What are the features of conspiracy thinking?
Conspiracy thinking can be characterized by the fact that even after examining evidence, we do not take it into account. Often, we are not even willing to read or verify the information because it fits into our pre-existing beliefs. When someone points this out to us, we argue that we "have different opinions" and everyone should stick to their own. Of course, opinions are completely different from evidence - they have a different qualitative value. If we catch ourselves being resistant to evidence, this should raise our attention. Being immune to evidence shows the difference between healthy skepticism and unwarranted suspicion. Relying on inconsistent or poor-quality information can also play a significant role in whether we are healthily skeptical or likely to vear into conspiracy thinking.
How do we teach healthy skepticism?
At school and at home, it is helpful to talk about:
● who verifies information in the case of a newspaper, a television news program, a scholarly journal, on social media;
● how long does it take to verify information before it is made public in the case of a newspaper, a TV news show, a scientific journal, and social media;
● the consequences of incorrectly verifying information in the case of a newspaper, a television news program, a scientific journal, and social media;
● what does it mean that information is reliable? What criteria can we use to determine credibility?
Let us consider the process of creating credible information. First, content can be created in different ways - with different degrees of care and for different amounts of time. What makes conspiracy theories so popular, among other things, is the simplicity of the message, the ease with which they answer burning questions, the speed of distribution, and the easy access on large social platforms. Reliable journalists and researchers, on the other hand, need time to research information, get to the sources and make sure the message is of the right quality. The below graphic depicts the different time frames involved in producing content for different media outlets:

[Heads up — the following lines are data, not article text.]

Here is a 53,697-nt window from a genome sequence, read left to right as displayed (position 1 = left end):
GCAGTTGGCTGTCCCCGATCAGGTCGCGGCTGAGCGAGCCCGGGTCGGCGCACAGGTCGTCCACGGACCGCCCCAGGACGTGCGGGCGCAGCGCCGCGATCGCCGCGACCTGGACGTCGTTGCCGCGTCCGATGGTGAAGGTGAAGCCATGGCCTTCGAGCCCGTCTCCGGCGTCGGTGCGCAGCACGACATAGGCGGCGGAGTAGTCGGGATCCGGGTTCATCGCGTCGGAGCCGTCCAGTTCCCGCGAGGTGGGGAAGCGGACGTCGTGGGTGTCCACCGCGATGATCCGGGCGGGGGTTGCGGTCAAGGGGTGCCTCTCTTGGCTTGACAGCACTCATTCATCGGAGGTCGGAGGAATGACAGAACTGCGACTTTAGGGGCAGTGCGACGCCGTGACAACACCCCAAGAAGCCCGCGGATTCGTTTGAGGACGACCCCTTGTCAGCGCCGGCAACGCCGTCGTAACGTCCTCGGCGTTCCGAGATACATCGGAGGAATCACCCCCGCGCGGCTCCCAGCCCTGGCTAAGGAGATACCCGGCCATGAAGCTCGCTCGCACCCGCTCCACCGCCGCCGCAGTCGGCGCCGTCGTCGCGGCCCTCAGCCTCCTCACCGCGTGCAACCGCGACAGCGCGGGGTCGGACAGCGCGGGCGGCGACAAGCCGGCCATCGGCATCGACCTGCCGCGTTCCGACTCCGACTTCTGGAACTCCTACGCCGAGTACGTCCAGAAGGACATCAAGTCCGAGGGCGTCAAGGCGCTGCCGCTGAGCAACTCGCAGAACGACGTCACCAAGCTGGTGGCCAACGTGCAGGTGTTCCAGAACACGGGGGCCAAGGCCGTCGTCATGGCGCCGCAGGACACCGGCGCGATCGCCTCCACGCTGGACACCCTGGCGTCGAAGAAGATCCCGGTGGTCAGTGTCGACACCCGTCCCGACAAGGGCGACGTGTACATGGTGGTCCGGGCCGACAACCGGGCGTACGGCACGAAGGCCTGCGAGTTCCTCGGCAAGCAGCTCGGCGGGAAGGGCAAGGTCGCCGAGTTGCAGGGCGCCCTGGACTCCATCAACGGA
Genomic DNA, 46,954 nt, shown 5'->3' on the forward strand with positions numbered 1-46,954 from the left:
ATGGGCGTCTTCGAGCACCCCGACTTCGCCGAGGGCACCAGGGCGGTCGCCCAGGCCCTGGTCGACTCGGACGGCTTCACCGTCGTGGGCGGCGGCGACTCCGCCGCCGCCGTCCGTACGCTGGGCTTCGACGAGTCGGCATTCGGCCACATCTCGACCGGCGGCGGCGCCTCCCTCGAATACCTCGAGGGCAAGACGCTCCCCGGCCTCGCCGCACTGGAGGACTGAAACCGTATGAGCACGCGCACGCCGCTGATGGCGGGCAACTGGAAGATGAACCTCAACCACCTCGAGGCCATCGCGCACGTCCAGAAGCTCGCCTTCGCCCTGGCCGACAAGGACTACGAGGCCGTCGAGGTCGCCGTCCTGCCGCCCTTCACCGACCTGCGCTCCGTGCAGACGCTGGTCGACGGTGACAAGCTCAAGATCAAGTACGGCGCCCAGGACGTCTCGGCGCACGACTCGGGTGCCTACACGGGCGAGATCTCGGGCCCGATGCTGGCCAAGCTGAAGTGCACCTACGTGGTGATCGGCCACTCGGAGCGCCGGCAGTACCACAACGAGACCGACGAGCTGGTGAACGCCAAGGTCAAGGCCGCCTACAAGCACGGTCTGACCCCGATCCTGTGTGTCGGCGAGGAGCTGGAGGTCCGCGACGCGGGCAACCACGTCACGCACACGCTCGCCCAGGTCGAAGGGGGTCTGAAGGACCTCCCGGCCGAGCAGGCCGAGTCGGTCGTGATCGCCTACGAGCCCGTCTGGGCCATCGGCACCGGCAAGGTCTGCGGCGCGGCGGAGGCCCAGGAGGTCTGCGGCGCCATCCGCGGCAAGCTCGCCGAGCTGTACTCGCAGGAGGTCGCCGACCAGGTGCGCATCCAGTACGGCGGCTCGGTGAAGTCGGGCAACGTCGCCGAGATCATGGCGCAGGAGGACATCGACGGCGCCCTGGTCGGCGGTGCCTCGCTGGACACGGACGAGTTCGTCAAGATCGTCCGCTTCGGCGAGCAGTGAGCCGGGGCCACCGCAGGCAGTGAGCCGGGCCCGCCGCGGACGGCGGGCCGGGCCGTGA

The time it takes to create an informed message usually reflects its quality and, therefore, the level of understanding and the multi-faceted view of the topic. A wave of incomplete or false posts can roll through social media or instant messaging in a matter of minutes. Everyone can be a "journalist" there, but if there is a mistake, the correction (if there is one) is unlikely to reach as wide an audience as the initial publication.
Daily newspapers, TV and radio services, or reputable Internet portals employ professional journalists and editors, which to a large degree protects these mediums from unprofessional and unreliable content. However, even the best articles, which can take days to create, can become outdated and, as a result, need additional verification.
Weekly, monthly and quarterly magazines - due to the fact that they appear less frequently and that the time needed to prepare content is longer - are usually even more reliable. Journalists writing for such mediums can afford to be more rigorous and detailed in their research, as they have time to read more opinions and conduct more interviews.
There is still a further significant leap in the quality of content when it comes to reports and academic journals. These kinds of information sources present the topic under study in depth and in accordance with academic methods. The writers of such content often have specialist knowledge of the subject. A text published in a scientific journal must also undergo a process of professional peer review - importantly, the identity of the reviewers is not always known to the author and the identity of the author is not known to the reviewers, which is intended to improve the objective evaluation of the material prepared by the author. The reviewers are professionals in the field and the mechanism of double-blind review ensures greater objectivity in the evaluation process.
At the very top of the "information quality ladder" are books. They are written over many months or even several years. The topics covered in books are explored most reliably and a review takes place before publication.
If you want to learn more about the above topics, take a look at these links:
● Review of academia.edu, a popular portal among scientists.
● The Information Cycle based on the example of Hurricane Katrina.
● Information Timeline explained on video;
● Description of an experiment and scientific provocation regarding the reliability of some scientific journals.